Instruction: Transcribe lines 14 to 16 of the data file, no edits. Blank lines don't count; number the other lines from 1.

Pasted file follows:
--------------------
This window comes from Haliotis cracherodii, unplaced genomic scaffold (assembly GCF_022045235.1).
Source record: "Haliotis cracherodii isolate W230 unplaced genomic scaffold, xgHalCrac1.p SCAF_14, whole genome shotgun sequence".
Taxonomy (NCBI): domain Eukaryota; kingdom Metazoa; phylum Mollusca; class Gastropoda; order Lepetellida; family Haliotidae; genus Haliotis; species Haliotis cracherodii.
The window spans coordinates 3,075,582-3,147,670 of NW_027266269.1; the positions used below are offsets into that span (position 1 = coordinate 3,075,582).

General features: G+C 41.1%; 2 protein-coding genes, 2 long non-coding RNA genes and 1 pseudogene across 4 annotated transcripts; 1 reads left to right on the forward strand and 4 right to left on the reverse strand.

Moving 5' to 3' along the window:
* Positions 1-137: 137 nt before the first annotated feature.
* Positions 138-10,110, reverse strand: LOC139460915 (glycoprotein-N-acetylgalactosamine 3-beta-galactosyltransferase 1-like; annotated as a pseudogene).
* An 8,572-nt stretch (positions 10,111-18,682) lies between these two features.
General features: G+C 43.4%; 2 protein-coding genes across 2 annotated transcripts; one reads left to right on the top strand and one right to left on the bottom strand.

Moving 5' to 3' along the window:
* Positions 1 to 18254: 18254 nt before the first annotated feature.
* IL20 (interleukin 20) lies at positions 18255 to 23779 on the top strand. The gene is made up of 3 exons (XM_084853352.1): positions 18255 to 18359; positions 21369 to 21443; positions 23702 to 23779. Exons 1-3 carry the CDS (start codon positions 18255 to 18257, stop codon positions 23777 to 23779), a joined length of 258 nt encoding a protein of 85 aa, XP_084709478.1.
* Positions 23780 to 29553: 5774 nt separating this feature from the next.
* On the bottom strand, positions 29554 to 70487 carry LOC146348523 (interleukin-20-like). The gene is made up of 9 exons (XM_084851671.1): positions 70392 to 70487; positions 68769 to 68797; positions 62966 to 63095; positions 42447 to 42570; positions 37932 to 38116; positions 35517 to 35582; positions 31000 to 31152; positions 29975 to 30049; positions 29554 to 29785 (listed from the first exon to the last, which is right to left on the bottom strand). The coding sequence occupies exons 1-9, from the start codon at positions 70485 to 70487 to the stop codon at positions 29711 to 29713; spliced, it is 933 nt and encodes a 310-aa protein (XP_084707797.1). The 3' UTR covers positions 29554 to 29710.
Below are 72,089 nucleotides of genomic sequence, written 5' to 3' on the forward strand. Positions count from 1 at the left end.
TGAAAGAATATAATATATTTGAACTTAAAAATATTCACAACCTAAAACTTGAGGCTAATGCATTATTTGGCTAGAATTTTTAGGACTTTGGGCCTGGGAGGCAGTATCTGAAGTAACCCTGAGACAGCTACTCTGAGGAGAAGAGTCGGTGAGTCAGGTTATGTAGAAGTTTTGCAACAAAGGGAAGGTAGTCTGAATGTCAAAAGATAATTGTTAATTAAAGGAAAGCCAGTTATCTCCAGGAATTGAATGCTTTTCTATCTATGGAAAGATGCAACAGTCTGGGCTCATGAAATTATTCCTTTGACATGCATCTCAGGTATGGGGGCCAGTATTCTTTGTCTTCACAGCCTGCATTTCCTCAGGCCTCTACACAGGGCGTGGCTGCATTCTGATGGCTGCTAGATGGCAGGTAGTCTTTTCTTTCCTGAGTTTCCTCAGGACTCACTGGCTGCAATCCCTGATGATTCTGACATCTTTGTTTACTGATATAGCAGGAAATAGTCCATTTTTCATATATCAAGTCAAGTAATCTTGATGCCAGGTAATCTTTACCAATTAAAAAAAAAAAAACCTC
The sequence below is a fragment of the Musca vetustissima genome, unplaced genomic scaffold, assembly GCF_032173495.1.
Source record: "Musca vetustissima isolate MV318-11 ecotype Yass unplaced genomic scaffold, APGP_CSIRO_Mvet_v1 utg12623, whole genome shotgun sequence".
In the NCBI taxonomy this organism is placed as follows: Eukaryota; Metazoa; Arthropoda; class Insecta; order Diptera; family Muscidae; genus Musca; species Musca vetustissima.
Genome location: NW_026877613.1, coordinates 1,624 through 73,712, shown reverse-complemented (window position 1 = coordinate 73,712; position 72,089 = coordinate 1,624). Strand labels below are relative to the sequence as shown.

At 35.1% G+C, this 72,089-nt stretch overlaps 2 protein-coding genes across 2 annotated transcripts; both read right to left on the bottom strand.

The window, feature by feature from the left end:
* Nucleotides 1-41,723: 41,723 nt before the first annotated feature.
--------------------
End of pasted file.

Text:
* Positions 23780 to 29553: 5774 nt separating this feature from the next.
* On the bottom strand, positions 29554 to 70487 carry LOC146348523 (interleukin-20-like). The gene is made up of 9 exons (XM_084851671.1): positions 70392 to 70487; positions 68769 to 68797; positions 62966 to 63095; positions 42447 to 42570; positions 37932 to 38116; positions 35517 to 35582; positions 31000 to 31152; positions 29975 to 30049; positions 29554 to 29785 (listed from the first exon to the last, which is right to left on the bottom strand). The coding sequence occupies exons 1-9, from the start codon at positions 70485 to 70487 to the stop codon at positions 29711 to 29713; spliced, it is 933 nt and encodes a 310-aa protein (XP_084707797.1). The 3' UTR covers positions 29554 to 29710.
Below are 72,089 nucleotides of genomic sequence, written 5' to 3' on the forward strand. Positions count from 1 at the left end.